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ARTICLE |

Interobserver Variability in Interpreting Chest Radiographs

Dwayne C. Clark, MD; K. A. Conrad, MD
Arch Intern Med. 1995;155(13):1453. doi:10.1001/archinte.1995.00430130149020.
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We found the recent article by Young and Marrie1 on interobserver variability in the interpretation of chest radiographs quite interesting. We were particularly pleased that a medical student (Ms Young) had initiated this thought-provoking investigation. It is evident that a great deal of effort and perserverance is necessary to collect and analyze the data for such a study and, for this, we commend both Young and Marrie.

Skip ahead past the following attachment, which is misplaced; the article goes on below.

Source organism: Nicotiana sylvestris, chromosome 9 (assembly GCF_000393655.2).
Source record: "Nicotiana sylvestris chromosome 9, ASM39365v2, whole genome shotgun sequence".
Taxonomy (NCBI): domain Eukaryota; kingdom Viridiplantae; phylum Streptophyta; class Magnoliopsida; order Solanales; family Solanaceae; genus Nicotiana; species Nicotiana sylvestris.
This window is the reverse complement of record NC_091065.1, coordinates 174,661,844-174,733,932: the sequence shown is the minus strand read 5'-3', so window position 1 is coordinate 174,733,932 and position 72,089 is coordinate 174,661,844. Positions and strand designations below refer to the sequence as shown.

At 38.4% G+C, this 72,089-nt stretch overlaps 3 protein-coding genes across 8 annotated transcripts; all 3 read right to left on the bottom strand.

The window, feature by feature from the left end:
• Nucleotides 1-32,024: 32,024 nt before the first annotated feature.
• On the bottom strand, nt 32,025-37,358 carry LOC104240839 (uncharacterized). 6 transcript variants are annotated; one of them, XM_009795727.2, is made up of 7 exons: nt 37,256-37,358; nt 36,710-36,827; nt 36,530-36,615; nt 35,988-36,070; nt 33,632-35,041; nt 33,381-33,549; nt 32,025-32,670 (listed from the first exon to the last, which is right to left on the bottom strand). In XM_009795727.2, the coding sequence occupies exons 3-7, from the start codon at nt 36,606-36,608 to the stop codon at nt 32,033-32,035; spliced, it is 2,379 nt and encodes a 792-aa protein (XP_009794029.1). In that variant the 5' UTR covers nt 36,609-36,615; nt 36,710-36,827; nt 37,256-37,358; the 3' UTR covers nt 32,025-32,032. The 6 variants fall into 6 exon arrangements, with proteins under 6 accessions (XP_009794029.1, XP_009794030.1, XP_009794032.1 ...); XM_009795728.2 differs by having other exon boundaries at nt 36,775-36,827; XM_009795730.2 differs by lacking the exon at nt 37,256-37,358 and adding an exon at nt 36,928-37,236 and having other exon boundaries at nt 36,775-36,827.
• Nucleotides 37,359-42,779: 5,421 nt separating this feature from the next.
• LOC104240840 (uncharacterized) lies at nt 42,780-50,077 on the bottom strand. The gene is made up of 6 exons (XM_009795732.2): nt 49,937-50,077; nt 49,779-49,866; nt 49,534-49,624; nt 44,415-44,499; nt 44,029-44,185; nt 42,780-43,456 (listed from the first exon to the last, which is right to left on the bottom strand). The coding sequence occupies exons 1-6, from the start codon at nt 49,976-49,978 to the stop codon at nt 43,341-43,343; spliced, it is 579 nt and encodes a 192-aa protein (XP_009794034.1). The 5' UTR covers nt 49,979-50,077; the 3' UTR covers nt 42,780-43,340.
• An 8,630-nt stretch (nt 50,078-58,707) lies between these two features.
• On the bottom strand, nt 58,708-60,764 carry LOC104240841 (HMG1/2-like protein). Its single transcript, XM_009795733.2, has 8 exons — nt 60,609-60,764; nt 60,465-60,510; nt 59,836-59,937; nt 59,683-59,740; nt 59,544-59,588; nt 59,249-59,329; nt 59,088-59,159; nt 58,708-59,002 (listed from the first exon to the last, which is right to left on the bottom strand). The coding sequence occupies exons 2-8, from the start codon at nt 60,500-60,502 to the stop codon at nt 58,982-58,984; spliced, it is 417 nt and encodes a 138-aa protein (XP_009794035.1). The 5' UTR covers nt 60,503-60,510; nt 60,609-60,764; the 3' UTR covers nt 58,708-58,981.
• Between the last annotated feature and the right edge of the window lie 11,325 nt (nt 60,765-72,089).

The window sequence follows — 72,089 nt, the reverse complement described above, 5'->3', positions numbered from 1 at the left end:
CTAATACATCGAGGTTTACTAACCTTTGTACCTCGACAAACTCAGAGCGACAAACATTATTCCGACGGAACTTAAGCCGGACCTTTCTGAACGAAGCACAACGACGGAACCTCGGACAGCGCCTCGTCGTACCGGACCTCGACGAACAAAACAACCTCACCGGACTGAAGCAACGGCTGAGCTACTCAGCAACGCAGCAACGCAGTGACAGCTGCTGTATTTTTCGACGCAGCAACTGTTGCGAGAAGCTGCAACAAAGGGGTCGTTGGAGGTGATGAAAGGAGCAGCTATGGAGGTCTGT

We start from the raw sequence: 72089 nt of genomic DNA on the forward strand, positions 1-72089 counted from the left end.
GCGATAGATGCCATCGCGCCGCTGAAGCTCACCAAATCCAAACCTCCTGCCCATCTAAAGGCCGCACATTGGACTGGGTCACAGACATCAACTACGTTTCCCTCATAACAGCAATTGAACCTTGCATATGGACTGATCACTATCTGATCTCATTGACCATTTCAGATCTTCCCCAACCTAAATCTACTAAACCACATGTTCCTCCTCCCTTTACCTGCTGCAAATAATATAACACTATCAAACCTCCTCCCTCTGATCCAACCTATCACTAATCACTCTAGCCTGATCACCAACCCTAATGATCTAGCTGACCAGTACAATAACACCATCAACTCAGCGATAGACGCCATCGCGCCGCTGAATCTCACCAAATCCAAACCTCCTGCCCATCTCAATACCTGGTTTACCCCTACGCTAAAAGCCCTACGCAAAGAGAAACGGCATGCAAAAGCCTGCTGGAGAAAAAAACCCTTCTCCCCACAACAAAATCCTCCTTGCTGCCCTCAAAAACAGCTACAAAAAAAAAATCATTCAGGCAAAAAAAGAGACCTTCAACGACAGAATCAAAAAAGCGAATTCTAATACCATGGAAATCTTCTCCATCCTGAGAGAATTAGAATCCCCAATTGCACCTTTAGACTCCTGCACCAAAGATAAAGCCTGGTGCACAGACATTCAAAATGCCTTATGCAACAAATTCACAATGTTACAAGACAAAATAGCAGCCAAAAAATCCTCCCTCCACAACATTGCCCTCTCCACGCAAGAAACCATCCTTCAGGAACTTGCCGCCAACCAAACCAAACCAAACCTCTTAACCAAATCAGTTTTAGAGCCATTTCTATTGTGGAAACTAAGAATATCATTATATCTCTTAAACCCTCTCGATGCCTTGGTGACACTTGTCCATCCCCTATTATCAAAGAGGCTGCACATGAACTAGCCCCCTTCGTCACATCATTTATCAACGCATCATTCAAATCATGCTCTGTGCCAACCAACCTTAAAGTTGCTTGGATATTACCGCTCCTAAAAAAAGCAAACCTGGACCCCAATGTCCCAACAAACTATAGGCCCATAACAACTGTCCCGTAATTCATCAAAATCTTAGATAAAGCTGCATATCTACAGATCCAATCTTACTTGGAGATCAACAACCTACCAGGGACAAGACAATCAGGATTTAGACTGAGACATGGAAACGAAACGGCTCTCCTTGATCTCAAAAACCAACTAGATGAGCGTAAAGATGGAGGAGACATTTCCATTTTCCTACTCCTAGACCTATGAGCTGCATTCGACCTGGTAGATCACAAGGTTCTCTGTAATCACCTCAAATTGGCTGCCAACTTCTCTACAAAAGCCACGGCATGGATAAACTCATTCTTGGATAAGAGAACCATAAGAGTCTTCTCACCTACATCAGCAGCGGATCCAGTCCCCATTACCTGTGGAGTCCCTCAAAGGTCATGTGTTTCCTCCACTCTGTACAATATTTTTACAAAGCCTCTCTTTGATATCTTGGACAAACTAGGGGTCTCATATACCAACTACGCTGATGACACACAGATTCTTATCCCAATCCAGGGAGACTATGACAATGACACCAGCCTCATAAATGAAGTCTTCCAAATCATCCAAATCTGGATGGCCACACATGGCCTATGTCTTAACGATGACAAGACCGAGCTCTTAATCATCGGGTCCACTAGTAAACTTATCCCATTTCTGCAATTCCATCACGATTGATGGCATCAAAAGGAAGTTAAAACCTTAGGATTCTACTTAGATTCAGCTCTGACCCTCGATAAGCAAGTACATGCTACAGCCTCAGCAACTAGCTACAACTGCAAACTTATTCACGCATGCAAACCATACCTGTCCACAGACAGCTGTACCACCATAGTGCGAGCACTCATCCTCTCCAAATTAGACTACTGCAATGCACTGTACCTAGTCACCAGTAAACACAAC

As family physicians, we often find ourselves viewing a chest x-ray film without the assistance of a radiologist. Thus, it would be valuable to know if our experience level will dictate the accuracy of our diagnosis of pneumonia. This study concludes that "there is considerable interobserver variability in the roentgenographic diagnosis of pneumonia" and that "this variability does not improve with increasing experience." Yet, by the percentage of the total number of correct responses, the staff physicians performed significandy better than the

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